The Dynamic Process of Economic Takeoff and Industrial Transformation
Frontiers of Economics in China. 2016, 11 (1): 60-87.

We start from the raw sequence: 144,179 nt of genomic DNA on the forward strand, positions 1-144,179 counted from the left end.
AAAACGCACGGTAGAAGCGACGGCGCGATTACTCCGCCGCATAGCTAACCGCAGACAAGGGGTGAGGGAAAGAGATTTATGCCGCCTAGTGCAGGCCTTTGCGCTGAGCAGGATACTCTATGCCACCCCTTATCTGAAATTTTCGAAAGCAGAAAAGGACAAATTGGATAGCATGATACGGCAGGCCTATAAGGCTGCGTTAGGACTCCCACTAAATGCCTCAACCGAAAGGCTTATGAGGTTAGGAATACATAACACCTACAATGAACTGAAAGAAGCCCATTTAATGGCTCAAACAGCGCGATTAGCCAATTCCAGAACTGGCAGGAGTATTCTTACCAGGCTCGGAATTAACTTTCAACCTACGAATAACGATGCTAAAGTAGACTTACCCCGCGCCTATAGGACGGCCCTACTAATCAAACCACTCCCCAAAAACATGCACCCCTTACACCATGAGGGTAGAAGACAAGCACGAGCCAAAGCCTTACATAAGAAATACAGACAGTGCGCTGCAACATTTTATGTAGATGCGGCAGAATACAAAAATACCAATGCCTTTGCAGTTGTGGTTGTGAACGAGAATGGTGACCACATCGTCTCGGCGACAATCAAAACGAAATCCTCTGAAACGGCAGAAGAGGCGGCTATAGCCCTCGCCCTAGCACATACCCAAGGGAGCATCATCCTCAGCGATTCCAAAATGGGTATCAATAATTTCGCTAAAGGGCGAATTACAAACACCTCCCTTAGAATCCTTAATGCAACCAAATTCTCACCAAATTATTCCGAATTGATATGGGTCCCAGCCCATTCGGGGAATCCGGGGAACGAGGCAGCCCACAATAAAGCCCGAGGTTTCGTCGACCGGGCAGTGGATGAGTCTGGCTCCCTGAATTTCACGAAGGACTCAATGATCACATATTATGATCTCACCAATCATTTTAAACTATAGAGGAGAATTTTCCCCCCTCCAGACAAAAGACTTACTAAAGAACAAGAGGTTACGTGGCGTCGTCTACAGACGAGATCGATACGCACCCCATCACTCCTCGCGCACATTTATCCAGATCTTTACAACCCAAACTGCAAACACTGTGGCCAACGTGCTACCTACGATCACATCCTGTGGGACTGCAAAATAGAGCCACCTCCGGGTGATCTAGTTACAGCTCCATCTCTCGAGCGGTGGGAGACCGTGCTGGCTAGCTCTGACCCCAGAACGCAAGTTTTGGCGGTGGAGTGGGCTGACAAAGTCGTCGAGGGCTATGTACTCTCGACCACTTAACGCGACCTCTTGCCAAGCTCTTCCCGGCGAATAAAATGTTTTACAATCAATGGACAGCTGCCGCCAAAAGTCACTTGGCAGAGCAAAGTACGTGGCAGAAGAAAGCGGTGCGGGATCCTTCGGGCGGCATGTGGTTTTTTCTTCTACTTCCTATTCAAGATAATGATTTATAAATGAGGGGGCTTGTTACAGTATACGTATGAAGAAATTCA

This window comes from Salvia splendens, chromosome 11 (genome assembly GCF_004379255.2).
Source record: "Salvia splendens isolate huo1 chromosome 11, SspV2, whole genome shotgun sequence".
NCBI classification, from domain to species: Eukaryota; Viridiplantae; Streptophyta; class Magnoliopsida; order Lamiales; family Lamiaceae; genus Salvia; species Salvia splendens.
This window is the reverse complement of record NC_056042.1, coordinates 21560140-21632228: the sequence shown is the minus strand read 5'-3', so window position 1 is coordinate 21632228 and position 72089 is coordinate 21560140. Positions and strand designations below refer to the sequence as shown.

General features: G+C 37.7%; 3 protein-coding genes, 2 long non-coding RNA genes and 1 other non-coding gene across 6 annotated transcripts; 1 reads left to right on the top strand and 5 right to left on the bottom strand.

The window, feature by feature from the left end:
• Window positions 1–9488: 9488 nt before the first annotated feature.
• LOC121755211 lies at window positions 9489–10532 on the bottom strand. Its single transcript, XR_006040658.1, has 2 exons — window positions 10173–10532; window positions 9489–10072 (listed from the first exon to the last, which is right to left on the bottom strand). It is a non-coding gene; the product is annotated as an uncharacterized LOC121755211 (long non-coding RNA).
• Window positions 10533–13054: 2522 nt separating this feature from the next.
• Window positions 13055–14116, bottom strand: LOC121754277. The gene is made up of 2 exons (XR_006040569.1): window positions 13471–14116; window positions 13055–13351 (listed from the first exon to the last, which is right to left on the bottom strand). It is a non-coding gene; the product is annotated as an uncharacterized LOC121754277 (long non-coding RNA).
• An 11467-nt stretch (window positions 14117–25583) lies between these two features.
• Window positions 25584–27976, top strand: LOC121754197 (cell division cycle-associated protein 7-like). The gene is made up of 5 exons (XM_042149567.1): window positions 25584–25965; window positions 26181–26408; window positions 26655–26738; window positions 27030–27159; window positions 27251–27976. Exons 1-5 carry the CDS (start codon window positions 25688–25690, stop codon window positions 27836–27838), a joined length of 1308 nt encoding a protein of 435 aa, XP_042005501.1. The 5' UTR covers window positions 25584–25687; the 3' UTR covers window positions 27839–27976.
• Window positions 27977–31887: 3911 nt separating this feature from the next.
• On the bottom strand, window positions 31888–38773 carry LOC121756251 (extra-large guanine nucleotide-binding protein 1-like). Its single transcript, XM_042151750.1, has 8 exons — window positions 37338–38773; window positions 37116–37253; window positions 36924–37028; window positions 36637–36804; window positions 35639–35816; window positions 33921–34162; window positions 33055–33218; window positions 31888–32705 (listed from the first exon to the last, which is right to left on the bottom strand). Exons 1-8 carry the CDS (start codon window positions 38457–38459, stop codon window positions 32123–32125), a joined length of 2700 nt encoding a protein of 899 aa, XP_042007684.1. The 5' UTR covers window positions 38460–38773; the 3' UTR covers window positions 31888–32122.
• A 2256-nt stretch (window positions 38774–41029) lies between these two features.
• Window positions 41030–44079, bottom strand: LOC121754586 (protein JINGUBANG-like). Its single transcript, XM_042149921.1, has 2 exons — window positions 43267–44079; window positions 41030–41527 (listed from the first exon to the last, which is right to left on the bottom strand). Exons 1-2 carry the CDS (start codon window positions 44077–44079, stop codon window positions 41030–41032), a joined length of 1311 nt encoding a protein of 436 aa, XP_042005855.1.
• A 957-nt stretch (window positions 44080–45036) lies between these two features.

This paper studies the patterns and key determinants of staged economic development. We construct a two-sector dynamic general equilibrium model populated with one-period lived non-overlapping generations, featuring endogenous enhancement in modern technology and endogenous accumulation of labor skills and capital funds. We consider preference biases toward the traditional sector of necessities, capital barriers to the modern sector, and imperfect substitution between skilled and unskilled workers. By calibrating the model to fit historic U.S. development, we find that modern technologies, saving incentives and capital scales/barriers are the most important determinants of the takeoff time. By evaluating the process of economic development, we identify that what shapes saving incentives is most crucial for the speed of modernization after taking off. We further establish that labor, capital and output are most responsive to the initial state of modern technologies, but least responsive to skill endowments, along the dynamic transition path